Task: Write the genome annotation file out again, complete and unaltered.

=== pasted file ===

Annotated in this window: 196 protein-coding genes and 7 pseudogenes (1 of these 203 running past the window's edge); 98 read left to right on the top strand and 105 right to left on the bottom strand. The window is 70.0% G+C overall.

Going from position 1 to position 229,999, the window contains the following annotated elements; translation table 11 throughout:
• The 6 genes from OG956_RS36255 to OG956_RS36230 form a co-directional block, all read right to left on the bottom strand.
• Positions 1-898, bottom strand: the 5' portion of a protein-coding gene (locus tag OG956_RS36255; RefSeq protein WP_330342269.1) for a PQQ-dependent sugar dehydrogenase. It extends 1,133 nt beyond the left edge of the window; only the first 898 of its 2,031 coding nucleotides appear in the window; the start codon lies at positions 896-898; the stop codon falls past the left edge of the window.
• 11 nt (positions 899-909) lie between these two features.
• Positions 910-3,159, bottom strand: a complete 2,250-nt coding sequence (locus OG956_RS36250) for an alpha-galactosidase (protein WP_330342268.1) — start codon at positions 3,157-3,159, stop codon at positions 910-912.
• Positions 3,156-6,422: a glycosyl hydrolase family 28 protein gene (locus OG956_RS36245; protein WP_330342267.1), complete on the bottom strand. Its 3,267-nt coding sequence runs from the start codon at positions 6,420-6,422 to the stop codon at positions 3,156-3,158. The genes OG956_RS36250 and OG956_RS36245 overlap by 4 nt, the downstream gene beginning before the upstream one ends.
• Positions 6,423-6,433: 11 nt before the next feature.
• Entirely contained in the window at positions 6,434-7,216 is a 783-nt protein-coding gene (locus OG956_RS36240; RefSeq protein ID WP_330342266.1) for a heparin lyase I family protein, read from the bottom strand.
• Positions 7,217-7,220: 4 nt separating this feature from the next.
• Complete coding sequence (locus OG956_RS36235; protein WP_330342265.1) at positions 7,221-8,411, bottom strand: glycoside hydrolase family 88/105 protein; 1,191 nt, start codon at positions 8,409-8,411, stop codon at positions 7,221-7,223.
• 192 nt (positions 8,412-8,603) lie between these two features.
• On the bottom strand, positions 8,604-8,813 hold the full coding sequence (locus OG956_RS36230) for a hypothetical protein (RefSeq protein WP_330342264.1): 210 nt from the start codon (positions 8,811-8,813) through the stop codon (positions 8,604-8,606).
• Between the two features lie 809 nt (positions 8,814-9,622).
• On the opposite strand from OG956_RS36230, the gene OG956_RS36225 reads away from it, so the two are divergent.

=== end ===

Annotated in this window: 196 protein-coding genes and 7 pseudogenes (1 of these 203 running past the window's edge); 98 read left to right on the top strand and 105 right to left on the bottom strand. The window is 70.0% G+C overall.

Going from position 1 to position 229,999, the window contains the following annotated elements; translation table 11 throughout:
• The 6 genes from OG956_RS36255 to OG956_RS36230 form a co-directional block, all read right to left on the bottom strand.
• Positions 1-898, bottom strand: the 5' portion of a protein-coding gene (locus tag OG956_RS36255; RefSeq protein WP_330342269.1) for a PQQ-dependent sugar dehydrogenase. It extends 1,133 nt beyond the left edge of the window; only the first 898 of its 2,031 coding nucleotides appear in the window; the start codon lies at positions 896-898; the stop codon falls past the left edge of the window.
• 11 nt (positions 899-909) lie between these two features.
• Positions 910-3,159, bottom strand: a complete 2,250-nt coding sequence (locus OG956_RS36250) for an alpha-galactosidase (protein WP_330342268.1) — start codon at positions 3,157-3,159, stop codon at positions 910-912.
• Positions 3,156-6,422: a glycosyl hydrolase family 28 protein gene (locus OG956_RS36245; protein WP_330342267.1), complete on the bottom strand. Its 3,267-nt coding sequence runs from the start codon at positions 6,420-6,422 to the stop codon at positions 3,156-3,158. The genes OG956_RS36250 and OG956_RS36245 overlap by 4 nt, the downstream gene beginning before the upstream one ends.
• Positions 6,423-6,433: 11 nt before the next feature.
• Entirely contained in the window at positions 6,434-7,216 is a 783-nt protein-coding gene (locus OG956_RS36240; RefSeq protein ID WP_330342266.1) for a heparin lyase I family protein, read from the bottom strand.
• Positions 7,217-7,220: 4 nt separating this feature from the next.
• Complete coding sequence (locus OG956_RS36235; protein WP_330342265.1) at positions 7,221-8,411, bottom strand: glycoside hydrolase family 88/105 protein; 1,191 nt, start codon at positions 8,409-8,411, stop codon at positions 7,221-7,223.
• 192 nt (positions 8,412-8,603) lie between these two features.
• On the bottom strand, positions 8,604-8,813 hold the full coding sequence (locus OG956_RS36230) for a hypothetical protein (RefSeq protein WP_330342264.1): 210 nt from the start codon (positions 8,811-8,813) through the stop codon (positions 8,604-8,606).
• Between the two features lie 809 nt (positions 8,814-9,622).
• On the opposite strand from OG956_RS36230, the gene OG956_RS36225 reads away from it, so the two are divergent.